Recently, I took a road trip down to South Carolina’s tropical(ish) paradise, the Lowcountry. The Lowcountry region is in the southernmost, coastal region of the state and is bordered on the east by the Atlantic Ocean and on the west by the Savannah River and the state of Georgia.
The cuisine of the Lowcountry is a complex mix of Gullah cuisine, soul food, and Southern cooking and includes (details courtesy of Discover South Carolina):
Garlic crabs – Crabs dusted in flour, fried and drenched in a garlicky butter sauce
Hoppin’ John – A rice pilau (pronounced “per-low”) studded with field peas
Okra soup – A thick stew consisting of tomatoes, rice, okra, seasonings and seafood or meat
Red rice – Rice cooked with tomatoes, bits of pork, celery, onions and peppers, sometimes paired with shrimp
The list goes on with she-crab soup, shrimp and grits, grilled and roasted oysters, bbq, Frogmore stew (a boil of shrimp, sausage, fresh corn, potatoes and onions named for a small town in South Carolina)
Needless to say, I took this short jaunt from Raleigh to relax by a pool under swaying palm trees and indulge in the renowned regional cooking. Of all of the restaurants I tried, Nectar Farm Kitchen in the gorgeous Southern gothic town of Bluffton had the most interesting menu – such Southern flair and ingenuity! Here are the starters served at brunch.
While perusing the menu, I decided to post this picture on my Facebook page and ask this:
Okay, gang, so these are the starters for brunch. If you were here with me, which one would you order? (Click the picture for the full starter menu). I gotta know about the Southern Poutine. But, whew, those deviled eggs with cracklings…
Some people posted their choice, some texted me, and some even sent an email. The results? The winners were:
1. Deviled eggs – These were hands down the top choice – folks were fascinated with the combo with orange marmalade and chicken cracklings
2. Sticky buns
3. Fried green tomatoes
4. A tie between the deviled crab balls and the poutine
I have to tell ya’ – I was surprised that the tomato hand pie barely registered. This sounds glorious.
So what did I get? Well, whenever I try breakfast in a Southern restaurant, I HAVE to try the grits. I judge all places by how they do their grits.
And the verdict? AMAZING grits. They were thick and dense while at the same time still creamy. Grits should be thick enough that you can make use your spoon to shape them into a mountain , like Richard Dreyfuss did in “Close Encounters of the Third Kind” with his mashed potatoes. Grits, when cooked properly, can also be a beacon as to where the aliens will be landing. I also tried the grits at Nectar’s Hilton Head location. Alas, they were not as good. They were runny and not as flavorful. Those grits could be used to fashion a river, but not a mountain.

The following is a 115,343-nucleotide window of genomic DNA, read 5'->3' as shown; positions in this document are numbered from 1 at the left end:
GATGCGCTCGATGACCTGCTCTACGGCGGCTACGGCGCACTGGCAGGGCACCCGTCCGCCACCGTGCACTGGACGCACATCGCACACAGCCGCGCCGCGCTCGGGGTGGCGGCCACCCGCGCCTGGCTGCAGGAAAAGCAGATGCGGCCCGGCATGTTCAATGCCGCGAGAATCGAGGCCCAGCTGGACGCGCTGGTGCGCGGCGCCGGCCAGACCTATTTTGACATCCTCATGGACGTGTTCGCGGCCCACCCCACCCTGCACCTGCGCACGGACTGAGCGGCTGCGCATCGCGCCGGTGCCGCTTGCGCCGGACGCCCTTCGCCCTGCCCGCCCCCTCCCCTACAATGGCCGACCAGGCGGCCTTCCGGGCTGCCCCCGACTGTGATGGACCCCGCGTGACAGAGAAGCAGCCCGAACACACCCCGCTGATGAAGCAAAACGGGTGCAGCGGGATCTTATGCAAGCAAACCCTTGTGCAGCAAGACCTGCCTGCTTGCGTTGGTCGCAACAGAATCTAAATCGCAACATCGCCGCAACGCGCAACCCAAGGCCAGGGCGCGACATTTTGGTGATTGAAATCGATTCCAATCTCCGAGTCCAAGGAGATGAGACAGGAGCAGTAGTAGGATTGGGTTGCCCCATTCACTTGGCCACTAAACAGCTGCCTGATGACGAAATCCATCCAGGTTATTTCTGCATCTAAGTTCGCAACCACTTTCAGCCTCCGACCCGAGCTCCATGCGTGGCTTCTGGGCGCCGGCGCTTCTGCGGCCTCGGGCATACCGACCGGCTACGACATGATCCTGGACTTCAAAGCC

I did learn that Nectar is owned by the Serg Restaurant Group, a group that dominates the culinary scene on the island and surrounding area. This restaurant group quite brilliantly produces a Lowcountry “Menu Guide” that features, of course, their restaurants and menus. These guides can be found all over the island and tourists grab them up and make their restaurant choices based on this guide. It is smart marketing in an upscale area where most tourists seem to be over 55 years old and still look at physical, printed publications for travel and food tips. (I did bump into one of my favorite Hollywood actors – Luis Guzman – while lounging at the pool at my resort. He was there as master of ceremonies for the Hilton Head Seafood Festival) He is my favorite character in the film “Boogie Nights”: “Wear what you dig, man. Wear what you dig.”
Alas, I was not in the Lowcountry long enough to explore Gullah cooking. I am still kicking myself for not carving out extra time for this. But I had to come back to Raleigh to take the ServSafe Manager exam (measures your knowledge of health and safety in a professional kitchen) so that I can be a standout to hire for a cooking job. I have decided that I want to cook professionally in some form or fashion. Or at least learn much more about the back-of-house operations. Unfortunately, I was so busy eating out and pondering food and walking my dog on the beach and reading Eric Ripert’s autobiography that I didn’t study for the ServSafe exam like I should have. And I am really worried that I failed it. I’ll let you know how that goes.
Bottom line, the Lowcountry is worth a vacation trip just to explore their culinary arts alone. The beach and palm trees and gorgeous marsh country are all a part of their food history and you will not be disappointed. Oh, and I did try another of the Serg Group’s restaurants, One Hot Mamma, and I have a LOT of good things to say about that. But that is for another time.